If the user makes more than two mistakes while typing the address, the typo-finding tool cannot guarantee success.

The tool’s error limit is important because attempting to find multiple typos can result in undesirable behavior.
If the user enters an address with some incorrect letters, even if the tool sees them all, it may end up suggesting an entirely different address than what the user intended to send in the first place – a much worse outcome.

Support For The CJDNS Network

Bitcoin Core 23.0 also protects users from malicious ISPs by including support for CJDNS, a secure alternative to the standard internet protocol (IP).

CJDNS uses public-key cryptography to implement an encrypted version of IPv6 – the most recent version of the Internet Protocol.

CJDNS improves on IPv6 and IPv4 (the previous IP version that is still widely used) by providing end-to-end encryption natively, protecting nodes that use it from traffic analysis and filtering.

The addition provides new options for users who want to protect their Bitcoin traffic from prying eyes or increase the security of their Bitcoin setup.

While Tor and I2P are alternatives to clearnet IP, CJDNS is a complementary option that can improve the resilience of the Bitcoin network and its nodes.

Better Fee Estimations

The built-in fee estimation tool in Bitcoin Core has been updated.

Bitcoin Core’s fee estimation “simply records and reports meaningful statistics about past events, and uses that data to give the user a reasonable estimate of how much fee they need to attach in order to have their transaction included within N blocks,” with N being the number of blocks the user is willing to wait for their transaction to be confirmed.

The algorithm used to calculate such estimates included all transactions on the mempool, Bitcoin’s “waiting area” for transactions that haven’t yet been included in a block.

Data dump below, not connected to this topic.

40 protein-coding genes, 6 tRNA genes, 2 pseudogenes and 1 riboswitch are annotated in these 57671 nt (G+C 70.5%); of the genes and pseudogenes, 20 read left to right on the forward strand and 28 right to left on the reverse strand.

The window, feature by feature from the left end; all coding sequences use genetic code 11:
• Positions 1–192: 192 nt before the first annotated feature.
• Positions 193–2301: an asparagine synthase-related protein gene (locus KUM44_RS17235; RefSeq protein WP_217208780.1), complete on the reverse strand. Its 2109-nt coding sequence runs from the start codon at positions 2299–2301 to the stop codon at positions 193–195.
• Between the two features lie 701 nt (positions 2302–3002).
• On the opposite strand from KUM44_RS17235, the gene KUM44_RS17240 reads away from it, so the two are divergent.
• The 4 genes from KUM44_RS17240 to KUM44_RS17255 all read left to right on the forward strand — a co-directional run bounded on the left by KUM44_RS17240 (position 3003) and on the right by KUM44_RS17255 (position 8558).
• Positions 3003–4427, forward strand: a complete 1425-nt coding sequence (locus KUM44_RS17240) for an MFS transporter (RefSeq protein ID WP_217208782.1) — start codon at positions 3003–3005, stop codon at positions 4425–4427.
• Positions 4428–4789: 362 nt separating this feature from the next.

However, since the introduction of replace-by-fee (RBF) transactions, which allow users to effectively bump the fee their transaction is pledging to miners in order to get a faster confirmation.

Bitcoin Core has failed to account for the new transaction type when estimating fees due to uncertainty about whether the feature would be widely adopted by users and miners.

RBF transactions are now taken into account in Bitcoin Core’s fee estimations, providing a more accurate estimate for users who use the software to send transactions.

Tracepoins And User Spaces Support, Statistically Determined Tracking

Bitcoin Core now includes experimental tracepoints with userspace, statically-defined tracing in its Linux release binaries (USDT).

USDT enables users to obtain detailed information from their nodes for review, debugging, and monitoring. When not in use, this feature allows you to track custom fine statistics and monitor hidden internal node events while having little to no performance impact.

One application for this is to detect and possibly prevent attacks. A security researcher can manage multiple nodes and track messages from peers in order to identify previous attacks.